It’s impossible not to draw parallels back to the last time the Bulls were good, when Michael Jordan, Scottie Pippen and Phil Jackson won six championships. Even back then, ownership was still cheap as hell: many of their problems came because they wouldn’t renegotiate a contract Pippen had clearly out-performed. They were spiteful and jealous, too: instead of thanking the heavens for the good fortune that brought them Jordan, Krause said “players and coaching don’t win championships; organizations win championships.” The mood around the team got so bad that Phil Jackson essentially called it quits before the 1998 season, making “The Last Dance” something of an unofficial team slogan.
In any business, insecurity and cheap tendencies at the top trickle down to everyone. It spawns a working environment in which nobody feels appreciated and everyone looks expendable. That’s what made it so amazing to see Reinsdorf discuss culture in the press release yesterday. He may have a point in this case, but now that he mentions it, this has all played out exactly like the battles of the ’90s, just with completely different characters … except one. And while we’re here, his mighty organization still hasn’t won a title since Jordan left.
In the middle of this, Thibs made it work. He made the Bulls more respectable than they’ve been since MJ. Every time they lost a key piece to free agency or a trade, every time Rose got hurt, he turned another role player into a star, and they just kept winning. That’s a credit to one of the best scouting departments in the league, but it was the coach who turned those prospects into real players.
Imagine a restaurant that’s understaffed and constantly scrambling for new ingredients whenever it’s time to put together a menu. It would take a pretty amazing chef to keep things running smoothly, right?
That was Thibs.
It stopped running smoothly this year. The Bulls had some injury-prone superstars and more young talent than ever, but for some reason, nothing got easier. Thibs refused to rest guys and ease everyone’s burden. This was the first year that sheer talent explained the success better than coaching. Depth kept this season going as much as defense ever did.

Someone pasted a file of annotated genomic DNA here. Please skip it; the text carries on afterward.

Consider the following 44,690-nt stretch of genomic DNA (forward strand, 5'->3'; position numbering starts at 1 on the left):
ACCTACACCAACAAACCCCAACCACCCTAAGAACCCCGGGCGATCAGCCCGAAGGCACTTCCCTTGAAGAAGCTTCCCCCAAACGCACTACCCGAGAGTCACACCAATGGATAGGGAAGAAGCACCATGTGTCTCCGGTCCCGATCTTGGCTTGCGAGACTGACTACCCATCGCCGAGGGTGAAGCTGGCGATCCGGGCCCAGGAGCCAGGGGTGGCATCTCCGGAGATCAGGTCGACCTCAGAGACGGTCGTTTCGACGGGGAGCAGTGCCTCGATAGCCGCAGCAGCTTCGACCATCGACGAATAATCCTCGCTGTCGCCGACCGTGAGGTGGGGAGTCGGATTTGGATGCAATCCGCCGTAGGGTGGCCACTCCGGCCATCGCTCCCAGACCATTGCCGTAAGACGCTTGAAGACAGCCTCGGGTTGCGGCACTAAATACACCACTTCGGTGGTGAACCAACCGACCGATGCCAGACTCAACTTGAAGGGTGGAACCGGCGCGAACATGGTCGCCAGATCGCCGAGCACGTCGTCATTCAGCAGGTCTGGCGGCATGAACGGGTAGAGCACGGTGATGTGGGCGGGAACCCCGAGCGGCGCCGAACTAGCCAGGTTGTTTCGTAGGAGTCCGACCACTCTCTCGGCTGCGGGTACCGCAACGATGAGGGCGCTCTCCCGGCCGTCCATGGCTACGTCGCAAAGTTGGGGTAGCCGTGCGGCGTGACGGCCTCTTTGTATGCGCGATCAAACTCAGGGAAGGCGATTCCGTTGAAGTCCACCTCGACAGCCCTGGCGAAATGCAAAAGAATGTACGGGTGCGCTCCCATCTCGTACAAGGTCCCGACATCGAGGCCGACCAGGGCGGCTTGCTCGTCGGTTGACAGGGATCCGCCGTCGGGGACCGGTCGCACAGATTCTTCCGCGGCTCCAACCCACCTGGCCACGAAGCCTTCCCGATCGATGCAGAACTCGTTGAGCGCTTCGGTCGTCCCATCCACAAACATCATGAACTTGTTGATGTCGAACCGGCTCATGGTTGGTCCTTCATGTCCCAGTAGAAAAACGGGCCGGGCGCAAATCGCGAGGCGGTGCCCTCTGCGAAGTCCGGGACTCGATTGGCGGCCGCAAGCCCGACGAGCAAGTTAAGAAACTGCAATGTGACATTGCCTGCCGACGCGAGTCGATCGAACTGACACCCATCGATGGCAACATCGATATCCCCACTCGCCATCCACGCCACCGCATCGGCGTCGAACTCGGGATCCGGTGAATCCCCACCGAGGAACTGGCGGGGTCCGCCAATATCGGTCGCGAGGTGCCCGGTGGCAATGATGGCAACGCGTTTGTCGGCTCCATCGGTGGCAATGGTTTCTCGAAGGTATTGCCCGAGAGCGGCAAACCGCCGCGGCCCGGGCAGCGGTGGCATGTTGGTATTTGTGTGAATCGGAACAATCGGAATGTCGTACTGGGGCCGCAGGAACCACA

They never found a way to consistently work in Nikola Mirotic, the offense never got creative with Rose and Butler, and the big-man rotation was talented and deep, but injured and out of sync for most of the year. They had all the resilience of the teams from the past, but that only went so far. If there were any question about whether it was time to move on from Thibodeau, that final game against the Cavs answered it once and for all. Everyone just looked dead. By the end, the Bulls couldn’t score, the defense was too injured to stop the juggernaut of Iman Shumpert and Matthew Dellavedova, and it all fell apart.
Thibs put a ridiculous burden on players, and he was never able to figure out the offense. That works for one or two years. After three or four years without a title, the frustration and exhaustion snowballs. My heart loves him for being a stubborn grumpy genius, but anyone with a brain could watch that Cavs series and see this isn’t the best way to win anymore.
Butler was the only Bull who looked great this spring, and that only makes me wonder: Was it the few weeks of rest that came with that elbow injury that helped his legs recover? It’s not a great sign when injuries might accidentally help stars more than the coach does.